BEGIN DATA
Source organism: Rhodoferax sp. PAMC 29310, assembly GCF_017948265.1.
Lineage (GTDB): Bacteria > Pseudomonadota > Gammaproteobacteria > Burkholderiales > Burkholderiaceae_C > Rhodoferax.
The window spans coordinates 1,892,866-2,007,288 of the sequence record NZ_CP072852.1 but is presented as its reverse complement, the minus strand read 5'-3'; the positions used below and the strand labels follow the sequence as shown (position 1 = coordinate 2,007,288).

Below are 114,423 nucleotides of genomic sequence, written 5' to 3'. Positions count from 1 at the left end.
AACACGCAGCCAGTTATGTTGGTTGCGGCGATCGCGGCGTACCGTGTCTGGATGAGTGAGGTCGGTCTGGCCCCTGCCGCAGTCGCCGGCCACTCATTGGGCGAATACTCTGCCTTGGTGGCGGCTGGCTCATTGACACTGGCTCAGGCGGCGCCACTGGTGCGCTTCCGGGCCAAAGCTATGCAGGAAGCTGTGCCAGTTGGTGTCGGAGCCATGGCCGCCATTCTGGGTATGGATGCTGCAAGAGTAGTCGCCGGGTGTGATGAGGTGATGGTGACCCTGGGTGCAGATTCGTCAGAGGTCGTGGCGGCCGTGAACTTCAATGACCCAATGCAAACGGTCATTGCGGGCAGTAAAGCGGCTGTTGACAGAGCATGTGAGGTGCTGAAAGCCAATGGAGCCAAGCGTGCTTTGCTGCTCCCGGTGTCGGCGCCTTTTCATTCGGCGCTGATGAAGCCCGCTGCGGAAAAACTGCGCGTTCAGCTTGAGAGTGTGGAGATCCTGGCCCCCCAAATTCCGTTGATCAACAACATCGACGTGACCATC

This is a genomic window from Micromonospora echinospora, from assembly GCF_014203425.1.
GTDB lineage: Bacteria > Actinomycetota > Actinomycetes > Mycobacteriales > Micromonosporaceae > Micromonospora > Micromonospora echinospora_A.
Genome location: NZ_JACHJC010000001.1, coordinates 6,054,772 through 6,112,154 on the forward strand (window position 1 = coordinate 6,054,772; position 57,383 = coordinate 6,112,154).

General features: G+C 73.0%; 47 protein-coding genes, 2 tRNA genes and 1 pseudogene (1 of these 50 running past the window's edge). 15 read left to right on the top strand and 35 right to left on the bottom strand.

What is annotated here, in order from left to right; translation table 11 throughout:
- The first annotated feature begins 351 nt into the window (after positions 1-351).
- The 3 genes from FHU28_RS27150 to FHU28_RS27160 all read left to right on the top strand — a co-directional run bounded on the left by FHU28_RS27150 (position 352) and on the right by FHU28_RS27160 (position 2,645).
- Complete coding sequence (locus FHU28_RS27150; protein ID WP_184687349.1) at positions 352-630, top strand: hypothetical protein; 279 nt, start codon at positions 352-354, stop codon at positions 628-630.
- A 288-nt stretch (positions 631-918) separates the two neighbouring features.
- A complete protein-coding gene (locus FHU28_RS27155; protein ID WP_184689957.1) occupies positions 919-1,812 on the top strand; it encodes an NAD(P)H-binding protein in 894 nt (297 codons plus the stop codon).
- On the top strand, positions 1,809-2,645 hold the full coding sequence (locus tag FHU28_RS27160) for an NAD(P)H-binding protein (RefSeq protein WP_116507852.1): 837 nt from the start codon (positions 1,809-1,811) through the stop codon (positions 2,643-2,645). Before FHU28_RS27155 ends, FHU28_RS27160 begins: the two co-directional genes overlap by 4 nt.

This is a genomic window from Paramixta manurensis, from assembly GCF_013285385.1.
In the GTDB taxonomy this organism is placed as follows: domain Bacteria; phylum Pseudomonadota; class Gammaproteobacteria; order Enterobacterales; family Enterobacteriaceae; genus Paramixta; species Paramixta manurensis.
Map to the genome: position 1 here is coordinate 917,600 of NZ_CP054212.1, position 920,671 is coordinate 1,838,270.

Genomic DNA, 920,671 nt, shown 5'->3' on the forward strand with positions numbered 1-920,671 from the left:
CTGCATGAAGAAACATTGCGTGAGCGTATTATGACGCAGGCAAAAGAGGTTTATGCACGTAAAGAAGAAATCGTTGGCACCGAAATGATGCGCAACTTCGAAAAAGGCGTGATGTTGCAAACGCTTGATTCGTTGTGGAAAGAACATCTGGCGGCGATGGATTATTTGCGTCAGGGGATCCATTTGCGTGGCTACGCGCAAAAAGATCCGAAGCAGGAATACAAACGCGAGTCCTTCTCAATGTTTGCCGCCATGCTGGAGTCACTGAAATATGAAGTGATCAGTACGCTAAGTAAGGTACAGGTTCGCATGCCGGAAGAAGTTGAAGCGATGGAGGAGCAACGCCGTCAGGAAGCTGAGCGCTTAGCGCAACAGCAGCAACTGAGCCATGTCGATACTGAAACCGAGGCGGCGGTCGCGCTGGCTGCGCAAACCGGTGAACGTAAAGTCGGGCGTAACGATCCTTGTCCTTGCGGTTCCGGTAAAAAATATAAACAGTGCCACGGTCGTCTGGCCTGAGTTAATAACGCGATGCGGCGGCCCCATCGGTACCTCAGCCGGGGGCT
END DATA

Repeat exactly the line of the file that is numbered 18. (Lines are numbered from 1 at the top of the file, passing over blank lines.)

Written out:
In the GTDB taxonomy this organism is placed as follows: domain Bacteria; phylum Pseudomonadota; class Gammaproteobacteria; order Enterobacterales; family Enterobacteriaceae; genus Paramixta; species Paramixta manurensis.